Scuba diving

How to scuba dive safely: Know the dangers first

Some of the most fun and exciting human activities involve water, and if you think about it makes perfect sense. We are living on a planet that is covered with roughly 71% water, it would be such a waste to not make the most out of it. 

Scuba diving is one in that long list of water activities that could be enjoyed recreationally with your friends and family as well as professionally for scientific, military, and public safety purposes. 

Scuba, which actually stands for “Self-Contained Underwater Breathing Apparatus” is an amazing tool that allows divers to stay underwater for an extended period of time, giving them the capability to explore more freely and independently but just like any other water activity. While there are so many incredible benefits to scuba diving, it also comes with dangers of some degree. 

We will list down some of the most known risks and what you could do to prevent them.

Decompression Sickness

It is the most common out of all the dangers that are entailed with scuba diving, it is when you breathe compressed air while deep underwater, the tissues in your body will absorb extra nitrogen and once you resurfaced from the water and your body absorbed too much nitrogen while you were under, the reduced pressure could create bubbles in your tissues which then causes a lot of pain. DCS or “the bends” could cause nerve and other tissue damage or if not treated can even lead to death. 

This could easily be prevented, especially if you have undergone scuba diving training, most of the basic things that you need to know to be safe out there in open water will be covered in the basic scuba diving training. 

Pulmonary Embolism

It is when a diver increases the pressure of the underwater environment by quickly coming up to the surface which could cause too much gas in the lungs that might expand and even explode. 

Scuba divers monitor their pressure and carefully navigate from the surface to the depth and vice versa since it could cause accidents that are easily preventable if only you know how. Making sure that you ascend slowly to the surface will minimize the risk of a pulmonary embolism while scuba diving.

Nitrogen Narcosis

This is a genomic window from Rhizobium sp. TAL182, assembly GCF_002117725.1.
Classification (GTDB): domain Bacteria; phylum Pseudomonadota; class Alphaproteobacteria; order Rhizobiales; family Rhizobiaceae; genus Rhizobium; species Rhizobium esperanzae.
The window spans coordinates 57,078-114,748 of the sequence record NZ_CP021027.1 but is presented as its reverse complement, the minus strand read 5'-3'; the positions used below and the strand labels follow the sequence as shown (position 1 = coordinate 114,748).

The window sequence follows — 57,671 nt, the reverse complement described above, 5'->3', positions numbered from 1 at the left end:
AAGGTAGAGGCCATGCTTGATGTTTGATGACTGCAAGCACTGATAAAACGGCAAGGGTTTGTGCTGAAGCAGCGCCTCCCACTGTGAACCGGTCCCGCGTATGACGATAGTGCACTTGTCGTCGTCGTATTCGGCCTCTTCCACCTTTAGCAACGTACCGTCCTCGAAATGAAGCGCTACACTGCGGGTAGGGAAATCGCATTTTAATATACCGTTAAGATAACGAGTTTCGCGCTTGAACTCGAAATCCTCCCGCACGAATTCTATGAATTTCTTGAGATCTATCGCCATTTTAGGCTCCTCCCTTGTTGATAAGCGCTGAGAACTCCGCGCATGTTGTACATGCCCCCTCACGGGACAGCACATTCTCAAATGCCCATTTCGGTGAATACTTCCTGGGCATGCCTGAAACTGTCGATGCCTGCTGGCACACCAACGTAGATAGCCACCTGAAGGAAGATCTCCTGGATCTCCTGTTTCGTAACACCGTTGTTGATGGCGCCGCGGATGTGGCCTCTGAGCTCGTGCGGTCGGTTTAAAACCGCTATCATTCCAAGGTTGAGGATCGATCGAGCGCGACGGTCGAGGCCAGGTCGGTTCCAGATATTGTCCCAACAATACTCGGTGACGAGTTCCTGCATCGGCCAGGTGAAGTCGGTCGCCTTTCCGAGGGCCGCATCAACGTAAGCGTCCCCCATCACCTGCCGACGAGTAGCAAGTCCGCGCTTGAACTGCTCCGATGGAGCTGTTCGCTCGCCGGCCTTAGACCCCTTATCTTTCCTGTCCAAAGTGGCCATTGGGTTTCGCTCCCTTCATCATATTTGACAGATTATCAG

This is usually a concern for divers that go to deeper depths (around 25-30m), it is the risk of absorbing too much nitrogen. 

Nitrogen narcosis could make you feel like being drunk, disorientation, having poor judgment, and even having hallucinations which are not ideal when you are deep underwater and in need of your concentration to be intact. 

This is probably one of the many reasons why deep divers are required to undergo another set of extensive training if they want to dive deeper into parts of the ocean, it will ensure that they are mentally and physically equipped to perform the dive and make it our safe. 

Equipment Malfunction

Part of the beginner scuba diver training is the dos and don’ts of diving, the skills and knowledge to navigate the gears and equipment that you and the team will use to make sure that everything goes on smoothly. 

Nobody wants it but accidents really do happen and most of the time it happens when we least expect it. Scuba diving uses a lot of equipment and it works well, until it doesn’t, the best thing that we can do is be prepared and make sure that we know how to fix or workaround the damage. 

Marine Life Encounters

Most marine life creatures are not aggressive towards divers but rare incidents do exist and we should all keep in mind that we are in fact entering their natural habitat and that it is their space. Just keep in mind to be respectful and cautious towards corals, fishes, and any form of marine life that you will encounter during your dive. 


According to Ty Burnett, the CEO of In2Scuba Diving Maui Dive Co., a dive shop in Maui, Hawaii, all of these coils can easily be prevented if you have proper training & dedicated scuba couch, after all scuba is an amazing experience despite the risks that come with it. 

Our customers always mention the magical feeling to see what lies beneath the surface of our vast ocean, that part will never change, and the best way to get into scuba diving is to take a beginner class, or if you have done diving previously then it is recommended you take a refresher course before take the scuba diving to the next level become certified.